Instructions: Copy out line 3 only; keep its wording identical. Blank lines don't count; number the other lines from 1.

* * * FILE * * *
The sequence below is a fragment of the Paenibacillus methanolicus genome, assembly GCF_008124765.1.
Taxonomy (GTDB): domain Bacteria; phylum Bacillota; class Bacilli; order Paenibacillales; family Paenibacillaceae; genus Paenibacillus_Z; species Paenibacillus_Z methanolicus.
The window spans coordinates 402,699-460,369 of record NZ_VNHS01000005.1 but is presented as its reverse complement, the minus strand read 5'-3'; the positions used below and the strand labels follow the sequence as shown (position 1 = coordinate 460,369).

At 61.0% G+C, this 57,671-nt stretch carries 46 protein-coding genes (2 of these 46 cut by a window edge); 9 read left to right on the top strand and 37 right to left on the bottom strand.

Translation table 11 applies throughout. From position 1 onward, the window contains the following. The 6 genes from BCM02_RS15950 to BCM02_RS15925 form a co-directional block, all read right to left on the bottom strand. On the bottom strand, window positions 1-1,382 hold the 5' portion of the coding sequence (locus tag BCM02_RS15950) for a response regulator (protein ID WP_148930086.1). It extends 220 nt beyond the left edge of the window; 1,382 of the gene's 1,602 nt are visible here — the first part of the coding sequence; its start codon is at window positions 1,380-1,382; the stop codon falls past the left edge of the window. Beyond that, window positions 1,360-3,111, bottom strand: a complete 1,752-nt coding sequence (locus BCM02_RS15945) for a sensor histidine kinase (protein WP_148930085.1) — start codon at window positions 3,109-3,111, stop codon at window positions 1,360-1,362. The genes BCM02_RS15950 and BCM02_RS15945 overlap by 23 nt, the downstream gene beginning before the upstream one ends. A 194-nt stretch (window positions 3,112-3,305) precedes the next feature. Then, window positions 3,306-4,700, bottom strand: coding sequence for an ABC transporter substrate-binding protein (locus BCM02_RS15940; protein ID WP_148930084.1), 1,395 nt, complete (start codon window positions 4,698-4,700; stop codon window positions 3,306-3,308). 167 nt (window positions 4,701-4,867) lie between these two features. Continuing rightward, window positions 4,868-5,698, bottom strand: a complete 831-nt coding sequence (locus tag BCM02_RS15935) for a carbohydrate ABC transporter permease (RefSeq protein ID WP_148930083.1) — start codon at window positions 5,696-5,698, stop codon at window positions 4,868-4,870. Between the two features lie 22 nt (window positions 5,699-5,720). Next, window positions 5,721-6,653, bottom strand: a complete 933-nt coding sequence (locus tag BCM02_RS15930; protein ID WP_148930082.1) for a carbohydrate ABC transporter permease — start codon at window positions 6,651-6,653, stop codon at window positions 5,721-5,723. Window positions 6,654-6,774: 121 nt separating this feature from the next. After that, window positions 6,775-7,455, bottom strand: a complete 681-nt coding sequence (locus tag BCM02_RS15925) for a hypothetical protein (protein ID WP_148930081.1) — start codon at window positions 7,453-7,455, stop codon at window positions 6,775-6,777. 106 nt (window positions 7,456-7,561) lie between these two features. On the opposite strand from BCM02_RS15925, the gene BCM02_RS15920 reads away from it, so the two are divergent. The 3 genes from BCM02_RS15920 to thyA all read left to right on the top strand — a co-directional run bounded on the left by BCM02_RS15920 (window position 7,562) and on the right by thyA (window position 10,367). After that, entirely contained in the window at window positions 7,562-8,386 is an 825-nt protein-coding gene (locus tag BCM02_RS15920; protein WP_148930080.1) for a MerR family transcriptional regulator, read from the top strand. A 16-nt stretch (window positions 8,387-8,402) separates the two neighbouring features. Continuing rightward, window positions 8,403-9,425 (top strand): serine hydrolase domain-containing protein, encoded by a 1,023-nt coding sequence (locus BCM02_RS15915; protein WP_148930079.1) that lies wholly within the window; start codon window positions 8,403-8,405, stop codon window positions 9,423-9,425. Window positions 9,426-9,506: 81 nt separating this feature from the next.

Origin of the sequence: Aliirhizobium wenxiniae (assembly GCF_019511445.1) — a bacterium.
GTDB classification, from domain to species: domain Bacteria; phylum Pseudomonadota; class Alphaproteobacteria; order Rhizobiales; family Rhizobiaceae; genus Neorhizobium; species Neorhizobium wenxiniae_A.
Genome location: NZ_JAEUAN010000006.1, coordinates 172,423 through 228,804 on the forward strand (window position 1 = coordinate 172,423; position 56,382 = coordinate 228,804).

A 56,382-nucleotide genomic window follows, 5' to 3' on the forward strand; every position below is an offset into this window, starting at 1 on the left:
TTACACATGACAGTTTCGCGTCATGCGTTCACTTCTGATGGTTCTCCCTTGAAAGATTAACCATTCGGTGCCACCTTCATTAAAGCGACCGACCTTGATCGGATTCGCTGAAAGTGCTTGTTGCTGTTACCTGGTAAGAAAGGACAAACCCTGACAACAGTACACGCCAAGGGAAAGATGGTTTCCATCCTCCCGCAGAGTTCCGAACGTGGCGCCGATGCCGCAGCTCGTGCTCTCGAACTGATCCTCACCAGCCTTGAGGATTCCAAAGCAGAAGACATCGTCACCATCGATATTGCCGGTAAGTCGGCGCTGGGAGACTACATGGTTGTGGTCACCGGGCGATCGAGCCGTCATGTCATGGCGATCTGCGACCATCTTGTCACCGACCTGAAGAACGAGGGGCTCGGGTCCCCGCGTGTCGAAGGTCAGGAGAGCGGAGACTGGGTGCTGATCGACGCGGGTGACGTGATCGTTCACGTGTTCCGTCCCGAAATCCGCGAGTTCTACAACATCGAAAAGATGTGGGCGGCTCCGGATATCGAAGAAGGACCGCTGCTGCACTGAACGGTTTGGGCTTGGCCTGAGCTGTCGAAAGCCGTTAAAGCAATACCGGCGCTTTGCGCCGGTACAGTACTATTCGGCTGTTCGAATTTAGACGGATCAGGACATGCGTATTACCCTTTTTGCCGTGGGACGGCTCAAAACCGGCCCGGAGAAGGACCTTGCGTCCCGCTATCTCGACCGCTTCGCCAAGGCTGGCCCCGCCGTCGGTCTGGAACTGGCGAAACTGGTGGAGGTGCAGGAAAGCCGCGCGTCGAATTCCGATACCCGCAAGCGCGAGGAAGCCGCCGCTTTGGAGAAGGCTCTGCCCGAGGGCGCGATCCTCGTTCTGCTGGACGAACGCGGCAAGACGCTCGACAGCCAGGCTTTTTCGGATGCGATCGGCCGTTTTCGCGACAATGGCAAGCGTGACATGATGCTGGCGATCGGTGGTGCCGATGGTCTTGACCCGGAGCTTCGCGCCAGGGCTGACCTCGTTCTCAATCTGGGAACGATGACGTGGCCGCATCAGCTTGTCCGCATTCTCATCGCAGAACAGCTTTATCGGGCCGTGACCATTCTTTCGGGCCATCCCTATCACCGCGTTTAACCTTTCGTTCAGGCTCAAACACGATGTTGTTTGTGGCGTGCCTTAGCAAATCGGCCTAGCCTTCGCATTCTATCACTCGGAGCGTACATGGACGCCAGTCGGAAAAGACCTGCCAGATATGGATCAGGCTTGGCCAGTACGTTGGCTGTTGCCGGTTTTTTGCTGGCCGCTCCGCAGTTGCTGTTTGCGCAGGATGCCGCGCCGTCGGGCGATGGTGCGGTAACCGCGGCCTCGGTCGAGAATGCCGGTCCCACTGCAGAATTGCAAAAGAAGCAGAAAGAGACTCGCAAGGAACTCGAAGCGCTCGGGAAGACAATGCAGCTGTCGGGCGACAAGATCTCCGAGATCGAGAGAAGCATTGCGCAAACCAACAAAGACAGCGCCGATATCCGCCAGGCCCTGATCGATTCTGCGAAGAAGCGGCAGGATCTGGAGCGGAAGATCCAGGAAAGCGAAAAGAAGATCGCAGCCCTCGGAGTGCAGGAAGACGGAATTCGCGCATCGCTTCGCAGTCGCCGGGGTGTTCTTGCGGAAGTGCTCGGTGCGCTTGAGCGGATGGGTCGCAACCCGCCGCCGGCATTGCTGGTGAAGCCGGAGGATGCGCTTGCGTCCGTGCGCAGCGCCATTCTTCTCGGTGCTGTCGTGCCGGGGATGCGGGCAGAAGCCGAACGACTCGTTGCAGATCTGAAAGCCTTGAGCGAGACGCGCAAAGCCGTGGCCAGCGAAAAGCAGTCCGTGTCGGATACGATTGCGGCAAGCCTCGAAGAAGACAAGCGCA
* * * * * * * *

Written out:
The window spans coordinates 402,699-460,369 of record NZ_VNHS01000005.1 but is presented as its reverse complement, the minus strand read 5'-3'; the positions used below and the strand labels follow the sequence as shown (position 1 = coordinate 460,369).